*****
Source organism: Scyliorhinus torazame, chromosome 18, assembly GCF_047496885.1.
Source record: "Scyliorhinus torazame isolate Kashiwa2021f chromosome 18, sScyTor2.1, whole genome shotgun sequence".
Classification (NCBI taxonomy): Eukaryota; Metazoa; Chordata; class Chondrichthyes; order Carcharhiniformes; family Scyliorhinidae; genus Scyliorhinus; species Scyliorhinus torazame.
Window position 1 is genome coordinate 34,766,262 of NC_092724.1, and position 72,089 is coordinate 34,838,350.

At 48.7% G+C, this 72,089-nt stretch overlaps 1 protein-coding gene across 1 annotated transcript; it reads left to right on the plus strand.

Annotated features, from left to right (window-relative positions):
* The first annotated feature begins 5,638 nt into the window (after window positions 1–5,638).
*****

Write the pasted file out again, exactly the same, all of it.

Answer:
Source organism: Scyliorhinus torazame, chromosome 18, assembly GCF_047496885.1.
Source record: "Scyliorhinus torazame isolate Kashiwa2021f chromosome 18, sScyTor2.1, whole genome shotgun sequence".
Classification (NCBI taxonomy): Eukaryota; Metazoa; Chordata; class Chondrichthyes; order Carcharhiniformes; family Scyliorhinidae; genus Scyliorhinus; species Scyliorhinus torazame.
Window position 1 is genome coordinate 34,766,262 of NC_092724.1, and position 72,089 is coordinate 34,838,350.

At 48.7% G+C, this 72,089-nt stretch overlaps 1 protein-coding gene across 1 annotated transcript; it reads left to right on the plus strand.

Annotated features, from left to right (window-relative positions):
* The first annotated feature begins 5,638 nt into the window (after window positions 1–5,638).